The Baghdad intelligence building and Baqouba prison where Ali and his father Hassan were imprisoned were bombed. “I cautioned my colleagues not to go out to watch due to the danger of flying shrapnel,” Hassan said. On the other hand, his son couldn’t see anything. He could just hear the sound of explosions amid a state of severe panic and fear that their cell would be destroyed. “We were saved by Allah,” said Ali.
Rescue and release
Relief came from the Red Cross a month after the victory of the coalition forces. Hassan and his son had spent three months in detention. They were freed and set up for the return trip to Kuwait through Ramadi in Iraq, from where they were taken in buses to Arar in Saudi Arabia. Ali had still not seen his father. He arrived in Kuwait on March 26, while his father flew into his liberated homeland.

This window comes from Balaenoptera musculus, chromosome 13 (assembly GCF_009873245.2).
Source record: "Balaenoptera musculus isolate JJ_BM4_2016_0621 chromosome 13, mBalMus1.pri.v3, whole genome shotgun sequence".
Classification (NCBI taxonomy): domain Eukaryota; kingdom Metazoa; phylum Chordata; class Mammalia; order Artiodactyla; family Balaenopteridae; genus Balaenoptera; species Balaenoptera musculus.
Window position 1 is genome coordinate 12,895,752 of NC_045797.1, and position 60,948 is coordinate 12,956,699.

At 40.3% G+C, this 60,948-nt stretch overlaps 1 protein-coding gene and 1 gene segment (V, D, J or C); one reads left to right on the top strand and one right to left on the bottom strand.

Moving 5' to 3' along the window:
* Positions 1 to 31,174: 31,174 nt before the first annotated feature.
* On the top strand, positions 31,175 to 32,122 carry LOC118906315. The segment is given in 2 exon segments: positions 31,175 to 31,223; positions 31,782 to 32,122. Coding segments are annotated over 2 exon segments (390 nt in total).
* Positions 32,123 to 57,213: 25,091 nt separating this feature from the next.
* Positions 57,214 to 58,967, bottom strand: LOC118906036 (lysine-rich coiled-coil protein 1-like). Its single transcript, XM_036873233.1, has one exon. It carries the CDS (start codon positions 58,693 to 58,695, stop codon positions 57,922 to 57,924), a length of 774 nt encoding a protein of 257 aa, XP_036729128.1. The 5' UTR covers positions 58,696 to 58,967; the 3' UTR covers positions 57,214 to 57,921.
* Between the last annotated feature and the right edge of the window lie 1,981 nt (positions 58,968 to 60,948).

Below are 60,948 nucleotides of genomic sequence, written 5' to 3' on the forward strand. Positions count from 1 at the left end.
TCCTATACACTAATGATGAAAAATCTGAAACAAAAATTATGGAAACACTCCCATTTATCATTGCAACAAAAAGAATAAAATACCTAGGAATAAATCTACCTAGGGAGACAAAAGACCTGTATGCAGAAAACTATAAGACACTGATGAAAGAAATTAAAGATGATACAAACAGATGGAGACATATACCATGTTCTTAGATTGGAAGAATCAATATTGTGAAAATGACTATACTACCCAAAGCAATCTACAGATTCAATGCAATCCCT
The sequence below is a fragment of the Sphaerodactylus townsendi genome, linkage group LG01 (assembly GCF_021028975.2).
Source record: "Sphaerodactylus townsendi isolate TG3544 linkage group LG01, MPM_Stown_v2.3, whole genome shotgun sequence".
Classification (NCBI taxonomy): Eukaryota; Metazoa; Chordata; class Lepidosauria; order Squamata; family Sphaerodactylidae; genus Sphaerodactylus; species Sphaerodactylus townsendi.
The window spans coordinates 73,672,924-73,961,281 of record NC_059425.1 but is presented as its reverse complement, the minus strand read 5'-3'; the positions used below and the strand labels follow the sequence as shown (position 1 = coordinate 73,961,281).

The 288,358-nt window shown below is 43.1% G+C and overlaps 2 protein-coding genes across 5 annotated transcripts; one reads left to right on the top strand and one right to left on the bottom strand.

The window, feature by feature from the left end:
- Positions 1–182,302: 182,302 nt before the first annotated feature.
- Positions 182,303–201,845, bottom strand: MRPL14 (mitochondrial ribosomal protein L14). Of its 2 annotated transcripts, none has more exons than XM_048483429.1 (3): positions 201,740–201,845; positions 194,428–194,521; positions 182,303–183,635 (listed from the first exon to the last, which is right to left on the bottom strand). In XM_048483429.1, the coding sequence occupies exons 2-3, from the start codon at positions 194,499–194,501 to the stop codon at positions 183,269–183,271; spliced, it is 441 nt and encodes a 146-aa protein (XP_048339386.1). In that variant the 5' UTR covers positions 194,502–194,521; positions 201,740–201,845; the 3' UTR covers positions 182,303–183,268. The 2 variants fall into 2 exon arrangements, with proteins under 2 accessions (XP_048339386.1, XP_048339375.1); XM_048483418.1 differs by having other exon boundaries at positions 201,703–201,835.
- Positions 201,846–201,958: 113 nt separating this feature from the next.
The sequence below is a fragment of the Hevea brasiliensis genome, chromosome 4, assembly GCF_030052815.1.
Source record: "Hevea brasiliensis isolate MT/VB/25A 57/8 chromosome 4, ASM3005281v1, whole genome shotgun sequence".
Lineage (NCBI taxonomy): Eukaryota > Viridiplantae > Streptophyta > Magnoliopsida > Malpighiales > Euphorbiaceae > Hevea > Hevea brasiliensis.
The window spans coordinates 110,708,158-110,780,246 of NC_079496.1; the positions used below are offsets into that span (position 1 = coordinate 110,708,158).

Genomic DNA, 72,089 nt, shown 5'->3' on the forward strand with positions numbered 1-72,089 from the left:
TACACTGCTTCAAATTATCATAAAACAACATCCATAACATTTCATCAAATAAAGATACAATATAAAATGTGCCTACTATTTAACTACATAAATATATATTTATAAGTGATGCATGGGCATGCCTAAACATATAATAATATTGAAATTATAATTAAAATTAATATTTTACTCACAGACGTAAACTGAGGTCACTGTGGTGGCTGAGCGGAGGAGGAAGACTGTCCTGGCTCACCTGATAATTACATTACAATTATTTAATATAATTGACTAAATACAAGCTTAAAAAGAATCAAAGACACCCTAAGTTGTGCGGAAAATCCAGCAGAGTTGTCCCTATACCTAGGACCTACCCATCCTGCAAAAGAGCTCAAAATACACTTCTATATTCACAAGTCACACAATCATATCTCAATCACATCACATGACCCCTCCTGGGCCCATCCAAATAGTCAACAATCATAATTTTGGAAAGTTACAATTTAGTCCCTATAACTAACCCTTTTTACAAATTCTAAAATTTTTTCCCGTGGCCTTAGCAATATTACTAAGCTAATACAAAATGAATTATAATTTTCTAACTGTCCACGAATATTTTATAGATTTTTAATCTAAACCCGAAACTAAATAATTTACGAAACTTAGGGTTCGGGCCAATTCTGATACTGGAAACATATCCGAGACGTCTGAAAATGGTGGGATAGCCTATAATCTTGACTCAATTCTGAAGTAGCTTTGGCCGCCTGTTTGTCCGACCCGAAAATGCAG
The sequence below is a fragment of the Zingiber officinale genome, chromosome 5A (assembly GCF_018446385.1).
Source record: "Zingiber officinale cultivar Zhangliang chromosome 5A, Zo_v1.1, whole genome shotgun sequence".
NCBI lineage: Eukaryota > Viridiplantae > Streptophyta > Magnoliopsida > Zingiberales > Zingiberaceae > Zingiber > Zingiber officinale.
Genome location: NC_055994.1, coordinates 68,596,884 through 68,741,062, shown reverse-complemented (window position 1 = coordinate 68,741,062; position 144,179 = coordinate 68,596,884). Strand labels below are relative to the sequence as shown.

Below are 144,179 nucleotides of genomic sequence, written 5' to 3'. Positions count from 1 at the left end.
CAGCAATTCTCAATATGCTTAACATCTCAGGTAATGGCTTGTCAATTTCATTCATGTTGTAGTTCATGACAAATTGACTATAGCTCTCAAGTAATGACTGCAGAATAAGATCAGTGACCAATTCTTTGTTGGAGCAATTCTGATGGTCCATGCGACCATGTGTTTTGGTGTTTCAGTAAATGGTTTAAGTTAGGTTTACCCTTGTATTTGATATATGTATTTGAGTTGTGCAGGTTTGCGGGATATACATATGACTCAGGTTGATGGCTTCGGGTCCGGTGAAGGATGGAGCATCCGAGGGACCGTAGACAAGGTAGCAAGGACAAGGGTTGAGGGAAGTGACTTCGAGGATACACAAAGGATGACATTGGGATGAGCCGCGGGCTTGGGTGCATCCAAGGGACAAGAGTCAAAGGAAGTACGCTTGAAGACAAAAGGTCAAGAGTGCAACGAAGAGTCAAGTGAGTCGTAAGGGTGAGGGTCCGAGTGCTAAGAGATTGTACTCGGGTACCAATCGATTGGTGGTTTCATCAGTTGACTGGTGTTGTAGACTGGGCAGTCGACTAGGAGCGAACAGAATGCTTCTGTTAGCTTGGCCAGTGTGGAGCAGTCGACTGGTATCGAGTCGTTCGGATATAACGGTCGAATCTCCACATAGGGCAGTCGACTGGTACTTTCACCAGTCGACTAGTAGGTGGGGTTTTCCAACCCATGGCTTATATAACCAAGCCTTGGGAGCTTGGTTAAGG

“My mother was the first person I hugged. I was truly born again” Ali recounted. With tears in his eyes, Hassan recalled the moment he saw the skyline of Kuwait smothered in black smoke. “What an unforgettable image it was. Sadness hung over my country. He (Saddam) must have burnt Kuwait before he left,” he realized.
The Kuwaiti government managed to rebuild the country’s infrastructure and save the natural environment in record time. But many still wonder if the Kuwaiti society learned a lesson from the invasion, or is it again repeating the same mistakes…
- The retired Major General, Hassan Jassem Hussain, passed away on March 11th, 2018, a few months after this interview, at the age of 76. Updated on March 15 2018.